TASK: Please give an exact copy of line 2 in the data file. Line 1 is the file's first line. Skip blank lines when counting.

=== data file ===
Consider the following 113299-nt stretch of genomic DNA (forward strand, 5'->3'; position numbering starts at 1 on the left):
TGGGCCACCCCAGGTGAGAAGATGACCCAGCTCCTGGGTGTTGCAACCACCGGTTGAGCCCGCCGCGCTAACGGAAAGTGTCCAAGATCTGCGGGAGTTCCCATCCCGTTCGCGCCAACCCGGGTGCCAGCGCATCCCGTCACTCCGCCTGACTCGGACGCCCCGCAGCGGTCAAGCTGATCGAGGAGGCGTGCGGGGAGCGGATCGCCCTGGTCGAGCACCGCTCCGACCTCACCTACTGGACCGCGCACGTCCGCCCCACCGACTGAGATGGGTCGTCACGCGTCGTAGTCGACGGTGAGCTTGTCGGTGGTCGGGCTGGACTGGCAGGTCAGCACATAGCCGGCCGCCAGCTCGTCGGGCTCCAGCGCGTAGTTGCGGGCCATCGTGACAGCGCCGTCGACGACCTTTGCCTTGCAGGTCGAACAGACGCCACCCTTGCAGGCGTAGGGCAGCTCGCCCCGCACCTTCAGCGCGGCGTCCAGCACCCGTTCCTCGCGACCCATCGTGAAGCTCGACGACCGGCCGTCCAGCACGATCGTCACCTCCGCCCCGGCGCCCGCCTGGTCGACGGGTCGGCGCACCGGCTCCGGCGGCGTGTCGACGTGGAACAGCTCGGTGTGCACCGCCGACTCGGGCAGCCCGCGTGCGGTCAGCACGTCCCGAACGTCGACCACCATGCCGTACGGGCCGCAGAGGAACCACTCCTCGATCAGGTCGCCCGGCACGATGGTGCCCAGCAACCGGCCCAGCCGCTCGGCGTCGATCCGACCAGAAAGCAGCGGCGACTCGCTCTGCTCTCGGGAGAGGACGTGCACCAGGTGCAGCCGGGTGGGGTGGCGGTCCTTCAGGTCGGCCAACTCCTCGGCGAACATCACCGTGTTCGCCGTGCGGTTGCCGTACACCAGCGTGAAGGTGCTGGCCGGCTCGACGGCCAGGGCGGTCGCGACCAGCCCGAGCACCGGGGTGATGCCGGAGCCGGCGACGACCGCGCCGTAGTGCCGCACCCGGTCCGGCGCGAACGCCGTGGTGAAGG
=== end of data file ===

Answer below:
TGGGCCACCCCAGGTGAGAAGATGACCCAGCTCCTGGGTGTTGCAACCACCGGTTGAGCCCGCCGCGCTAACGGAAAGTGTCCAAGATCTGCGGGAGTTCCCATCCCGTTCGCGCCAACCCGGGTGCCAGCGCATCCCGTCACTCCGCCTGACTCGGACGCCCCGCAGCGGTCAAGCTGATCGAGGAGGCGTGCGGGGAGCGGATCGCCCTGGTCGAGCACCGCTCCGACCTCACCTACTGGACCGCGCACGTCCGCCCCACCGACTGAGATGGGTCGTCACGCGTCGTAGTCGACGGTGAGCTTGTCGGTGGTCGGGCTGGACTGGCAGGTCAGCACATAGCCGGCCGCCAGCTCGTCGGGCTCCAGCGCGTAGTTGCGGGCCATCGTGACAGCGCCGTCGACGACCTTTGCCTTGCAGGTCGAACAGACGCCACCCTTGCAGGCGTAGGGCAGCTCGCCCCGCACCTTCAGCGCGGCGTCCAGCACCCGTTCCTCGCGACCCATCGTGAAGCTCGACGACCGGCCGTCCAGCACGATCGTCACCTCCGCCCCGGCGCCCGCCTGGTCGACGGGTCGGCGCACCGGCTCCGGCGGCGTGTCGACGTGGAACAGCTCGGTGTGCACCGCCGACTCGGGCAGCCCGCGTGCGGTCAGCACGTCCCGAACGTCGACCACCATGCCGTACGGGCCGCAGAGGAACCACTCCTCGATCAGGTCGCCCGGCACGATGGTGCCCAGCAACCGGCCCAGCCGCTCGGCGTCGATCCGACCAGAAAGCAGCGGCGACTCGCTCTGCTCTCGGGAGAGGACGTGCACCAGGTGCAGCCGGGTGGGGTGGCGGTCCTTCAGGTCGGCCAACTCCTCGGCGAACATCACCGTGTTCGCCGTGCGGTTGCCGTACACCAGCGTGAAGGTGCTGGCCGGCTCGACGGCCAGGGCGGTCGCGACCAGCCCGAGCACCGGGGTGATGCCGGAGCCGGCGACGACCGCGCCGTAGTGCCGCACCCGGTCCGGCGCGAACGCCGTGGTGAAGG